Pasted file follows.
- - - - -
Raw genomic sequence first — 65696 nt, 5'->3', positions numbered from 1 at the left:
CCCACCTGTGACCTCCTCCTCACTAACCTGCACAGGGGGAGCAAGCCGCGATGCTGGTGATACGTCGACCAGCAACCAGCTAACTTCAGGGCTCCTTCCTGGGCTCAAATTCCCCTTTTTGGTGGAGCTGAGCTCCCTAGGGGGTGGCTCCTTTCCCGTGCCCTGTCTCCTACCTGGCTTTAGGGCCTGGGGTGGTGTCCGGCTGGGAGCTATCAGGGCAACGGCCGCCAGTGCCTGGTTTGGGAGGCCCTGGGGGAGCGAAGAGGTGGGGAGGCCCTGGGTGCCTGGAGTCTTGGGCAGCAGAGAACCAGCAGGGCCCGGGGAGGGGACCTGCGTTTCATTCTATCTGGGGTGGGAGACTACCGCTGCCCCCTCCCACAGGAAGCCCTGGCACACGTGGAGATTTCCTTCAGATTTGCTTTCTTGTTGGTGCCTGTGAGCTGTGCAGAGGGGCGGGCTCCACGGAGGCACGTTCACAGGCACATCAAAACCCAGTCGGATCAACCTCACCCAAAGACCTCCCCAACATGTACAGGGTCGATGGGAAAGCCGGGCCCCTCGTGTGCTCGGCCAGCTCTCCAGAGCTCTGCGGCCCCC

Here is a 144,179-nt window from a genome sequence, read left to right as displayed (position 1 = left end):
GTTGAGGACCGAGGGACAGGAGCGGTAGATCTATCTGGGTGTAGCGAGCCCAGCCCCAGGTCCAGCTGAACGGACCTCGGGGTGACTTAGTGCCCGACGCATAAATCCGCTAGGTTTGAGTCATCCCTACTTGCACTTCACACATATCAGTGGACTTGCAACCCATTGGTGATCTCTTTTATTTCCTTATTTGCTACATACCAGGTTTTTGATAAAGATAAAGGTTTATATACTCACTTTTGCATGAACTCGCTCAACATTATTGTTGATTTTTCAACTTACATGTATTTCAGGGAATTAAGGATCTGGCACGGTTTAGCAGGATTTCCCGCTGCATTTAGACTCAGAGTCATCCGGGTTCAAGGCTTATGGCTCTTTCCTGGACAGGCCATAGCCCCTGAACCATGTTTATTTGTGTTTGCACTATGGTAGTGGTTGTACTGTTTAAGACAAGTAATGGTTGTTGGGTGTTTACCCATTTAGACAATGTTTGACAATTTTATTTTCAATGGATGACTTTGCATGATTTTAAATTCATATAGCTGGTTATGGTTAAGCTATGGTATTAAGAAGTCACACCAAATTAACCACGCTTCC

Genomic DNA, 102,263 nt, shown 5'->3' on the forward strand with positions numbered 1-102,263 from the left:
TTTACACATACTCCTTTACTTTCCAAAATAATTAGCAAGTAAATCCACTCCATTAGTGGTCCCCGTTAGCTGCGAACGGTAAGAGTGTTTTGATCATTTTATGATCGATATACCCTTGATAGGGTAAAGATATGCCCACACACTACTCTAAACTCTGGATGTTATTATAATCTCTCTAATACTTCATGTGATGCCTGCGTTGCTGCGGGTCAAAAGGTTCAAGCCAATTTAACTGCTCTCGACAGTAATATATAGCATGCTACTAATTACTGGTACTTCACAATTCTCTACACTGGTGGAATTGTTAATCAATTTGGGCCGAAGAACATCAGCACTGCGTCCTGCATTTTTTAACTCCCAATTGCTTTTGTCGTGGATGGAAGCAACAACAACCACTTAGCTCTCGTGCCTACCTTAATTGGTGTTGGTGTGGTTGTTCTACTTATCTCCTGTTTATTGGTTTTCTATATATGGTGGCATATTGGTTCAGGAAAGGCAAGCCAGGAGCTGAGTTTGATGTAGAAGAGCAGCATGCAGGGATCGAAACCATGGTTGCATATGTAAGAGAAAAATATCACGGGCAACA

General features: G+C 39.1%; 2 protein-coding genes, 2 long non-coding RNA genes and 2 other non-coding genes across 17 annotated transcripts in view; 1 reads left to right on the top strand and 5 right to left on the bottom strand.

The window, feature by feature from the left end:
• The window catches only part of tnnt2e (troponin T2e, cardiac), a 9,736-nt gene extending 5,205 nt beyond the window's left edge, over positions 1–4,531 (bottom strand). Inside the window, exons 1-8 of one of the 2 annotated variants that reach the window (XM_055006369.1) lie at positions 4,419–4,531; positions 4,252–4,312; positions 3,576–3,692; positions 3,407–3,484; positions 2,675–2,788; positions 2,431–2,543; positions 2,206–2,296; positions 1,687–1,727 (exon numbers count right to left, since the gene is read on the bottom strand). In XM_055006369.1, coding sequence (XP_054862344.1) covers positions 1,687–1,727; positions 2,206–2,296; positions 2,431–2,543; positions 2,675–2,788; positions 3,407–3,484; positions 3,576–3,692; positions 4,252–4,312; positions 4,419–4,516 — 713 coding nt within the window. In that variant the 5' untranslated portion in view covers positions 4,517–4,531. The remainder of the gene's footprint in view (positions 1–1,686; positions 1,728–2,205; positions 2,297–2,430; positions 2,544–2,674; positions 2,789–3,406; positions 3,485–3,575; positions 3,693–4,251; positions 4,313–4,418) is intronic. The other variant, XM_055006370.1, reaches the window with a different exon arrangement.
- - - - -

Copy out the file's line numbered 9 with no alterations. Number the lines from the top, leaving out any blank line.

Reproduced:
• The window catches only part of tnnt2e (troponin T2e, cardiac), a 9,736-nt gene extending 5,205 nt beyond the window's left edge, over positions 1–4,531 (bottom strand). Inside the window, exons 1-8 of one of the 2 annotated variants that reach the window (XM_055006369.1) lie at positions 4,419–4,531; positions 4,252–4,312; positions 3,576–3,692; positions 3,407–3,484; positions 2,675–2,788; positions 2,431–2,543; positions 2,206–2,296; positions 1,687–1,727 (exon numbers count right to left, since the gene is read on the bottom strand). In XM_055006369.1, coding sequence (XP_054862344.1) covers positions 1,687–1,727; positions 2,206–2,296; positions 2,431–2,543; positions 2,675–2,788; positions 3,407–3,484; positions 3,576–3,692; positions 4,252–4,312; positions 4,419–4,516 — 713 coding nt within the window. In that variant the 5' untranslated portion in view covers positions 4,517–4,531. The remainder of the gene's footprint in view (positions 1–1,686; positions 1,728–2,205; positions 2,297–2,430; positions 2,544–2,674; positions 2,789–3,406; positions 3,485–3,575; positions 3,693–4,251; positions 4,313–4,418) is intronic. The other variant, XM_055006370.1, reaches the window with a different exon arrangement.